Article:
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Posted by By NWABUEZE OKONKWO, Onitsha on 2008/03/29 | Views: 639 |

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The death toll is rising day by day, yet traders are adamant not to leave the bridge-head market in the commercial nerve centre of Onitsha in Anambra State. They have been embroiled in bloody frictions with the Federal Government and the state government over the land.

• Day Onitsha traders went up in arms over market’s location
• 7 killed, 5 in coma

The death toll is rising day by day, yet traders are adamant not to leave the bridge-head market in the commercial nerve centre of Onitsha in Anambra State. They have been embroiled in bloody frictions with the Federal Government and the state government over the land.

The traders are still itching to continue with their trading activities on the land, saying that they would not vacate the place until the state government finds an alternative permanent and convenient abode to relocate them.

The cordial relationship between the traders and the state government had gone awry in October last year when the government through the state Ministry of Environment demolished all the existing structures in the market and directed the traders to relocate to another site, saying that the government wanted to clean up the area as part of efforts to beautify the commercial city which it claimed looks like an animal farm.

According to the state Commissioner for Environment, Dr. Ifedi Okwenna, "the war against filth and environmental degradation in this state is a must to be won and we will not fold our arms and allow a group of persons who call themselves traders to continue to block the gateway into the commercial city with garbage produced from their livestock and food stuff businesses.

Also lending credence to the commissioner's claim, the Chief Press Secretary to the State Governor, Mr. Mike Udah, disclosed that an alternative site has been provided for the displaced traders, adding that the allegation that the land so revoked had been re-allocated to some private motor park operators in the commercial city was not true.

But in what could be termed a display of courage and bravado, the traders, brandishing a letter from the Federal Government claimed that they are tenants to the federal authorities who own that portion of the land in dispute and as such the state government has no powers whatsoever to eject them.
In the letter to the state government signed by the Controller-General of the federal Ministry of Environment and Urban Development, O. O. Okafor, the Federal Government actually warned the state authorities to steer clear of the land in question because it belongs to the Federal Government.

Okafor had in the letter described the state government's exercise as a reckless incursion on a Federal Government land as it belongs to the federal Ministry of Works, adding that the state government did not consult the federal Works Ministry before embarking on the demolition exercise which had resulted in the total loss of over N200 million and forceful ejection of the traders which are Federal Government's legitimate tenants.

Therefore, the Federal Government ordered the state government to stop with immediate effect the demolition exercise because the powers of the state governor as provided in the Land Use Act of 1978 does not include the revocation of Federal Government-owned lands.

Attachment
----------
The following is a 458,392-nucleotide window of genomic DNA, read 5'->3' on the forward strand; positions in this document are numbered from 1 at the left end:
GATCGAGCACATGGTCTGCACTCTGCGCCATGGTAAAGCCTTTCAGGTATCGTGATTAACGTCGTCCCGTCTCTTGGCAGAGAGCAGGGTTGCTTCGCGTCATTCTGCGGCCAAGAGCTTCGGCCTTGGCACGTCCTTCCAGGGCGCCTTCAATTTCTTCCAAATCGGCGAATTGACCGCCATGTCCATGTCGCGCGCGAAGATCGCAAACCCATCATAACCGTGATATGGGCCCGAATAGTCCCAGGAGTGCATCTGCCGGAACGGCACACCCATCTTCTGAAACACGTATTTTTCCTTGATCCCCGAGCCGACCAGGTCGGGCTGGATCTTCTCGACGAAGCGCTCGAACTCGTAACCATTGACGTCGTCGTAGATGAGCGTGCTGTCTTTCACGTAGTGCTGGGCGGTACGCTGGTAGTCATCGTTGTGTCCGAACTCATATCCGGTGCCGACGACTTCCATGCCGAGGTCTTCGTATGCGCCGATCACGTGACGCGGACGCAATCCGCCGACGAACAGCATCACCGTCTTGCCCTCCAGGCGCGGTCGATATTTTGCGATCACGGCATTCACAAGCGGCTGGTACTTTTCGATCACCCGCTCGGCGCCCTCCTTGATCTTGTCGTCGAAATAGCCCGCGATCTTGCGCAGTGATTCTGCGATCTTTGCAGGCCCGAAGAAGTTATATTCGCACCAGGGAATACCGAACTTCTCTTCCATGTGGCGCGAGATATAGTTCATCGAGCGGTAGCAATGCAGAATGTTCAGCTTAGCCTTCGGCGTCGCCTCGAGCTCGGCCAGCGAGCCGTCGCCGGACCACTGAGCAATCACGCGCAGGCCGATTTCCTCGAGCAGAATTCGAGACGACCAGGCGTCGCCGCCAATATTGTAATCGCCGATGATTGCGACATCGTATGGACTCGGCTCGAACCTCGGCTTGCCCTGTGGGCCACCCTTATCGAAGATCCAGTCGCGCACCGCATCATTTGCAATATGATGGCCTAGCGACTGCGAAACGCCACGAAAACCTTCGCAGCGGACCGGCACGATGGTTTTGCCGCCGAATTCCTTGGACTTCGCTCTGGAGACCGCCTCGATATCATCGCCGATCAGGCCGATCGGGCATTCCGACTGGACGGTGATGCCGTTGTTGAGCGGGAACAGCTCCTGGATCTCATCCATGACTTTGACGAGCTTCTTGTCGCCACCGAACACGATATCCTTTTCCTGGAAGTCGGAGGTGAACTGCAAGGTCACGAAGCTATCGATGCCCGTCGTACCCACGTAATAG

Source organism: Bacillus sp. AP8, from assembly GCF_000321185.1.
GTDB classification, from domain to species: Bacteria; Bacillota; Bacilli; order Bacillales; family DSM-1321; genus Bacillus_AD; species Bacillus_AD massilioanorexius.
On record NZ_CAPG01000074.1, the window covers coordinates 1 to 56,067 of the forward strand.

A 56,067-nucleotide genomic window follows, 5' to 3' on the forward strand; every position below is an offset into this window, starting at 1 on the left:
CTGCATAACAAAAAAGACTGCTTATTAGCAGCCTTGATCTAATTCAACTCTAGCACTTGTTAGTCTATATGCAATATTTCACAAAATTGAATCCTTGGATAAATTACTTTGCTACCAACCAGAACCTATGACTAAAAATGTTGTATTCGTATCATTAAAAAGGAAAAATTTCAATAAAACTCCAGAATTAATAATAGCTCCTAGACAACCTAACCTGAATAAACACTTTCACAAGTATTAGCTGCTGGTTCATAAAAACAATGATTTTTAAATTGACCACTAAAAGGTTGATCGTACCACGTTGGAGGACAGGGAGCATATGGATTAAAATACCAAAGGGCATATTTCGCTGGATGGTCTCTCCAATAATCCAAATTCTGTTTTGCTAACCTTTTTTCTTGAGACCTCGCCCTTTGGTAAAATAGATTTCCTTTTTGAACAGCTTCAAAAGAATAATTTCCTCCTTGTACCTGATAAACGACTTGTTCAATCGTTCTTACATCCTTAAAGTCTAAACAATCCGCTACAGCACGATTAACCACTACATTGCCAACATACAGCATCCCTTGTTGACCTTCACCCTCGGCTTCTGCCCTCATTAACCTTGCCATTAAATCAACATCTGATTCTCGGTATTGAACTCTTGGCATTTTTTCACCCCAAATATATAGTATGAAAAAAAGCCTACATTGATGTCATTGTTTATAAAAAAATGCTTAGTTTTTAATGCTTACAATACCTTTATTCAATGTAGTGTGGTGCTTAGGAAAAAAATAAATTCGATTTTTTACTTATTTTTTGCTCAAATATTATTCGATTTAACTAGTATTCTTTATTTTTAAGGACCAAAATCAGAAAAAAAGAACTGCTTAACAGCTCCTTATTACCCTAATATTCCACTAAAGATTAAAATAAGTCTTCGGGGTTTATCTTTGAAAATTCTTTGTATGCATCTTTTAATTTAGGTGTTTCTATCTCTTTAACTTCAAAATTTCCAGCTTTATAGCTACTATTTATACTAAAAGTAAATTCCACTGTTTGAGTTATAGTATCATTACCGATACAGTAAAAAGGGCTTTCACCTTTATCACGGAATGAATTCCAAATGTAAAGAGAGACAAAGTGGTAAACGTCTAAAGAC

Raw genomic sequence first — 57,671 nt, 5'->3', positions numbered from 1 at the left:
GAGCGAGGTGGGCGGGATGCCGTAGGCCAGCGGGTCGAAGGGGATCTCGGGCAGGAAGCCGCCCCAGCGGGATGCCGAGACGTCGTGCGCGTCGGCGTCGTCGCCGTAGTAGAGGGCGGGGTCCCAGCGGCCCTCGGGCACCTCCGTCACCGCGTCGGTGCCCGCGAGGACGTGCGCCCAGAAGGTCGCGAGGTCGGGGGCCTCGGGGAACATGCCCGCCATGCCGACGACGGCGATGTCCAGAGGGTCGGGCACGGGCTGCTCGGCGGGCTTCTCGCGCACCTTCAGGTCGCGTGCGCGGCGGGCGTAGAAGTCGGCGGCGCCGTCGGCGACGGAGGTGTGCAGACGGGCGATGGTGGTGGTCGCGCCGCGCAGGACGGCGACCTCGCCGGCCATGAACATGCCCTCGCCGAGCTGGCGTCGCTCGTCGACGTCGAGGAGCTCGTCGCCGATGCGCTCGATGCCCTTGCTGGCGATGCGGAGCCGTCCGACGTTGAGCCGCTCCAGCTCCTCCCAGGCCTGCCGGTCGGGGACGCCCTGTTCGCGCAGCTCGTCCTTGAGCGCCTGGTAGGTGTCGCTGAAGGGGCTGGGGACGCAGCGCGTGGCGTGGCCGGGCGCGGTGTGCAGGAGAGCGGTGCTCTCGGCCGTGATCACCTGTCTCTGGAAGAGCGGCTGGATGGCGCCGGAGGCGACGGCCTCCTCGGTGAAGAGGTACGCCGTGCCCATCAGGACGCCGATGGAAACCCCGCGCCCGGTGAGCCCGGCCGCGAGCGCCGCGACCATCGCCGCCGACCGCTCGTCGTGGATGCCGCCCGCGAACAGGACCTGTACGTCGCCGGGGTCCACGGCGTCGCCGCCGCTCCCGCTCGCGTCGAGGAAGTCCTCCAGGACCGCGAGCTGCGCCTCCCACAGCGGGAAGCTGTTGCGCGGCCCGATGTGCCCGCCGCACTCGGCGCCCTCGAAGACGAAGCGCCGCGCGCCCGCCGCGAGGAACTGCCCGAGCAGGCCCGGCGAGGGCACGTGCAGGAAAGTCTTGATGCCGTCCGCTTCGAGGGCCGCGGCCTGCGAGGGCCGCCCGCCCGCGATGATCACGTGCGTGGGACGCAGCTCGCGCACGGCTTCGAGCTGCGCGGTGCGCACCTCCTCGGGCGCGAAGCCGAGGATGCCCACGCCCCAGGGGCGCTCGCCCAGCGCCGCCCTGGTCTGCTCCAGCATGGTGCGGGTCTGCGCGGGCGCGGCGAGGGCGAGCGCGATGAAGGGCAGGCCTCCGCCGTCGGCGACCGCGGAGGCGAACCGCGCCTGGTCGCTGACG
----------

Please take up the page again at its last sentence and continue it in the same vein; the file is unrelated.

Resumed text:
Accusing the state government of insensitivity to the plight of the traders who are mainly Hausas and Yorubas, the Federal Government denied any prior knowledge or agreement to cede the said plot of land to the state government as speculated, but rather insisted that the traders remain legitimate tenants to the federal Works Ministry and as such should be compensated for the huge financial and material loss they had incurred during the demolition exercise.

Strenghtened with this development, the traders vowed to resist the ejection order of the state government, lamenting that their legitimate places of business were invaded by the state government bulldozers that demolished their erected structures without prior notice, arguing that the state government does not have the powers to sack them, since the land was leased to them by the Federal Ministry of Works and Housing, who, they said, are the bona fide owners of the land.

Speaking at a stakeholders’ meeting which was convened by the state Commissioner of Environment and Urban Development, Dr Ifedi Okwenna, in Awka which ended in a stalemate, counsel to the traders’ association, Barrister A. A. Orunkoya, said that the meeting and other peace initiatives of the state government were belated and of little consequence, adding that already the traders have recorded loss of over N200 million to the reckless demolition of their market stalls and other properties without prior notice.

"These dialogues should have come before the demolition and these situations could have been avoided, but due process was not employed in the act, despite the fact that the traders are legitimate tenants on the land, having got the approval of the Federal Ministry of Works and Housing who are the landlord; it is highly barbaric and condemnable," Orunkoya said.

He further condemned the manner the state government has been harassing and intimidating the traders by employing soldiers and thugs to force the traders from their legitimate place of business, adding that the state government does not have the powers to revoke the occupancy of a land belonging to a federal agency just as it does not have the right to determine who should be allowed on the land.

Also in a reaction to what looked like a premonition to the bloody clash between the soldiers and the traders, a human right group, World Alliance Against Terrorism, Violence and Inhuman Treatment (WAATVIT), wrote a petition to the commander of the 302 Artillery Regiment, Nigerian Army, Onitsha, Col. E. E. Ikpeme, urging him and his officers to be wary of an alleged plot by the state government to use soldiers to dislodge the traders who they believed are Federal Government lawful tenants doing business on the disputed land.

In a petition dated January 21, 2008, five days before the bloody clash between the traders and the soldiers, WAATVIT averred that it would amount to an affront to democratic tenets for federal agents like the soldiers to allow themselves to be used by the state government, who the human rights group alleged, had refused to obey the Federal Government directive.

According to the petition which was signed on their behalf by Comrade Smart Ese, the South-East/South-South co-ordinator of the group and copied to the Chief of Army Staff and Minister of Defence, as well as the Presidency, the body said: that "we must warn that we will mobilize the civil society to challenge the legality of the use of soldiers against armless civilians if the army commander allows himself and his officers to be used by agents of the state government and contractors to dislodge and forcefully eject the traders from the land.